Alternative options for feeding ewes before lambing

Thompsons’ Dr. Ronald Annett

When it comes to feeding ewes before lambing, grass silage, hay and haylage accounts for nearly all of the forage that is fed in Northern Ireland. And with the great grass growth in 2021, silos are now well filled and bale stacks have never been larger, so hopefully there should be more than enough forage to see us through the winter.  

But have you ever wondered if there are other options for feeding your ewes that might be worth exploring? In this article, we look at a few novel forages and feeding systems for ewes and examine if there is a viable alternative to grass-based forages.

Maize silage

Maize silage is a very palatable feed for sheep and ewes will readily consume maize silage when it is offered. The nutritional value of maize silage is determined mainly by its starch content, hence the maturity of the cob immediately before harvest is very important. Feeding a good quality, high starch maize silage is well proven to boost dry-matter intakes and performance in dairy cattle, and the same is true for sheep.  

In a recent study at AFBI Hillsborough, where ewes were fed a basal diet of high digestibility grass silage, replacing 50% or 100% grass silage with high quality maize silage was found to increase forage dry-matter intake by 16% and 21% respectively. In this study, ewes were fed concentrates at a flat rate 0.55kg/day, but in practice, the boost in forage intake means that concentrate levels could be reduced by as much as 150-200g/ewe/day when maize silage is included in the diet. However, the quality of the maize is crucial. In other studies where the maize silage was of much poorer quality (i.e. low starch content), feeding maize silage to ewes did not stimulate higher intakes, and in some cases, performance was inferior to that of ewes feed grass silage.  

Nutritionally, good quality maize silage is a high energy, high starch forage but it lacks protein.  Where a 18-19% protein supplement is normally sufficient to balance a grass silage-based diet, maize silage needs at least a 25-26% protein supplement to meet the protein requirements of ewes.  Additional minerals are also required, particularly calcium and phosphorus.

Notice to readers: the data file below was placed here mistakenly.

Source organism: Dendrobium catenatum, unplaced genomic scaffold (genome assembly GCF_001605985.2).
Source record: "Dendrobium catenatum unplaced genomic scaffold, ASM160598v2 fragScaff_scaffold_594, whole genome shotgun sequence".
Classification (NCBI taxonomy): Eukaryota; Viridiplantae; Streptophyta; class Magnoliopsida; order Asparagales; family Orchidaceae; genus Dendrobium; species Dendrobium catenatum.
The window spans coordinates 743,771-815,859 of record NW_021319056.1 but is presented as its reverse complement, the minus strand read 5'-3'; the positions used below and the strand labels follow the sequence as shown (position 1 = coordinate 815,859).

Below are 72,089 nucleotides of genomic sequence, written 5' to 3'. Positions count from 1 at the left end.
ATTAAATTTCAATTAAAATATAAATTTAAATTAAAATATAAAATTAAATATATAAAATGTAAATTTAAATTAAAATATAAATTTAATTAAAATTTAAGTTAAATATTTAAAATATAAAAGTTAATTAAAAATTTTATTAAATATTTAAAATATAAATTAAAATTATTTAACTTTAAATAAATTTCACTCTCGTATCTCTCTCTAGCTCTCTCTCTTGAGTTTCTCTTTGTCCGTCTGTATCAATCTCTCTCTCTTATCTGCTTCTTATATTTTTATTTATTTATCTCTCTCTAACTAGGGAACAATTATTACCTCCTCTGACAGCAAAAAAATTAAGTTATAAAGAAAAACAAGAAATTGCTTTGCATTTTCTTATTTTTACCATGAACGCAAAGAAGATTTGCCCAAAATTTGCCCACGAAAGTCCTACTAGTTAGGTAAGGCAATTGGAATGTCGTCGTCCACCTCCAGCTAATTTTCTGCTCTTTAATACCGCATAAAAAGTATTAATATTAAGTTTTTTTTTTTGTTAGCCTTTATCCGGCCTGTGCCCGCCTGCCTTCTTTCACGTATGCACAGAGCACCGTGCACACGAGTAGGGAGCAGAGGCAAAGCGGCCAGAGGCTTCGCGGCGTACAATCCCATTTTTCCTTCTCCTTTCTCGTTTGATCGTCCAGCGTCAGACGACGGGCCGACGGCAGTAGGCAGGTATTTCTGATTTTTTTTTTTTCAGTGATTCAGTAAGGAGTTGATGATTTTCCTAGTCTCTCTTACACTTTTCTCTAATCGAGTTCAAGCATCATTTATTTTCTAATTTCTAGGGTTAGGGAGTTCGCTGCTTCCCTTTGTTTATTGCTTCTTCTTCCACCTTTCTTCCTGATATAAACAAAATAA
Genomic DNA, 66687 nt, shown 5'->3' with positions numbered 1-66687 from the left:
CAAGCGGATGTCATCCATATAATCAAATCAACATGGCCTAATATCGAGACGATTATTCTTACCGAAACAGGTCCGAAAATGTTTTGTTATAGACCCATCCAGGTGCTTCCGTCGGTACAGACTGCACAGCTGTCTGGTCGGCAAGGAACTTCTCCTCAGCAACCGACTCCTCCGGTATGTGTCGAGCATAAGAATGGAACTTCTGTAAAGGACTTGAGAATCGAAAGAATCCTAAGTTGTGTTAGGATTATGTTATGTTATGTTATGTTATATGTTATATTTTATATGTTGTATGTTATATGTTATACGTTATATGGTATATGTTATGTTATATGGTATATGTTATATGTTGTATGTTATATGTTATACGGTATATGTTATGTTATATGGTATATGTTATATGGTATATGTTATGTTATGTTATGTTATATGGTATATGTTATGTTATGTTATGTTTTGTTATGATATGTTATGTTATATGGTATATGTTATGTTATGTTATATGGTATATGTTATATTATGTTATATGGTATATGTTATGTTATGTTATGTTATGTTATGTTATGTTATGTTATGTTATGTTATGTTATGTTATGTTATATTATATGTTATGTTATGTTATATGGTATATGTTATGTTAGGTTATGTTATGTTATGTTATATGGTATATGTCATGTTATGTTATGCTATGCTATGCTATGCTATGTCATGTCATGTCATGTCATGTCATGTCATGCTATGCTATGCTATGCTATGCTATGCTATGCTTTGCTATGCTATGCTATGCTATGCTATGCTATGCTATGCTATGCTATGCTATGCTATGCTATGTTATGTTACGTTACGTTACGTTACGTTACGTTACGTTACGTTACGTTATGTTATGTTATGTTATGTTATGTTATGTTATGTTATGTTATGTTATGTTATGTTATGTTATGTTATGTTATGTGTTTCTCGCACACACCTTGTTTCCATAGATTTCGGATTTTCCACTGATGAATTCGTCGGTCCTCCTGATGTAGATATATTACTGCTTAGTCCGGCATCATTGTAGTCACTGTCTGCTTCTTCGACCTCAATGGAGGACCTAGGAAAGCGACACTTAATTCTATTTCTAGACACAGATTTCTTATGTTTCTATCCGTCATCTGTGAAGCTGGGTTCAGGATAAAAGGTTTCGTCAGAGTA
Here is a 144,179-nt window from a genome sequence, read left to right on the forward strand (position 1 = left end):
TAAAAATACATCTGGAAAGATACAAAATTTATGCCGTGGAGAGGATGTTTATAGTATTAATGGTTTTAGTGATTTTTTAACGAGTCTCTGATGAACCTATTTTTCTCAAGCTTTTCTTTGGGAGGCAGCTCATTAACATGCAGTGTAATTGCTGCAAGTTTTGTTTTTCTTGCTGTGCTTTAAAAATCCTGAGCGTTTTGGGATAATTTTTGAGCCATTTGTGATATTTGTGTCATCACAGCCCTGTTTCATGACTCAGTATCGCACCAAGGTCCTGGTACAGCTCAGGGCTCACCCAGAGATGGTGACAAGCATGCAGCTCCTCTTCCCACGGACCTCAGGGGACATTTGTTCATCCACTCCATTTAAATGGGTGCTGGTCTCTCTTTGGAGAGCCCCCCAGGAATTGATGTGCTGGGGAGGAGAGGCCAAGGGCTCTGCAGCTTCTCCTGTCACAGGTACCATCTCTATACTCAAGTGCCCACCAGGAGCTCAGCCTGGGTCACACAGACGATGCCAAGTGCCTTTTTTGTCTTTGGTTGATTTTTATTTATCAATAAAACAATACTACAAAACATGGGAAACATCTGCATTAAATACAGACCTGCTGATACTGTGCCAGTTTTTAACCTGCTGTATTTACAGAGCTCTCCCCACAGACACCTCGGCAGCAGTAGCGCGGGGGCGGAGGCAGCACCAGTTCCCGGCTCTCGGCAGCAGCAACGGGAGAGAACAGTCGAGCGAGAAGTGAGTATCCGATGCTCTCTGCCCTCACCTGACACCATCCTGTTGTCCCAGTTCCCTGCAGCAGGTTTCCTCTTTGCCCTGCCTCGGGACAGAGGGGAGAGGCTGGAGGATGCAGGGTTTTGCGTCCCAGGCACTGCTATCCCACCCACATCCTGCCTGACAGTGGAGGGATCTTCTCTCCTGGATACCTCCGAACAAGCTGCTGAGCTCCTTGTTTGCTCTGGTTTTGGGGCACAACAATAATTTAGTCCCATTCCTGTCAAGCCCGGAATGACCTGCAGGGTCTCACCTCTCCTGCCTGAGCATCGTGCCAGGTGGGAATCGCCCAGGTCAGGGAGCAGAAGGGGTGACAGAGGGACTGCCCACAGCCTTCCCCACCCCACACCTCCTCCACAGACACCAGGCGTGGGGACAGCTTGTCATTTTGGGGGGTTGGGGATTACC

The greatest challenge with feeding maize silage to sheep is the aerobic stability of the clamp face. Daily usage when feeding ewes is low – around 400kg per 100 ewes - so unless a large number of sheep are being fed, or the clamp is very narrow, it will be difficult to keep the forage fresh. For most sheep farmers, growing a dedicated crop of maize is not a realistic prospect, unless there is another enterprise on the farm (beef or dairy) that can utilize the crop as well.  However, if you have a neighbour who is willing to part some of their maize silage, then it is a feed well worth considering as an alternative to grass silage.  

Complete (all-grain) diets

While you normally associate complete diet feeding with pigs and poultry, this system can work successfully with breeding ewes as well.  Although feed costs are higher than a traditional grass silage-based system, the benefits of complete feeding include: 1) reduced labour inputs, 2) a consistent high-quality ration, 3) zero requirement for silage, and 4) no need for the machinery and infrastructure used to store and feed silage.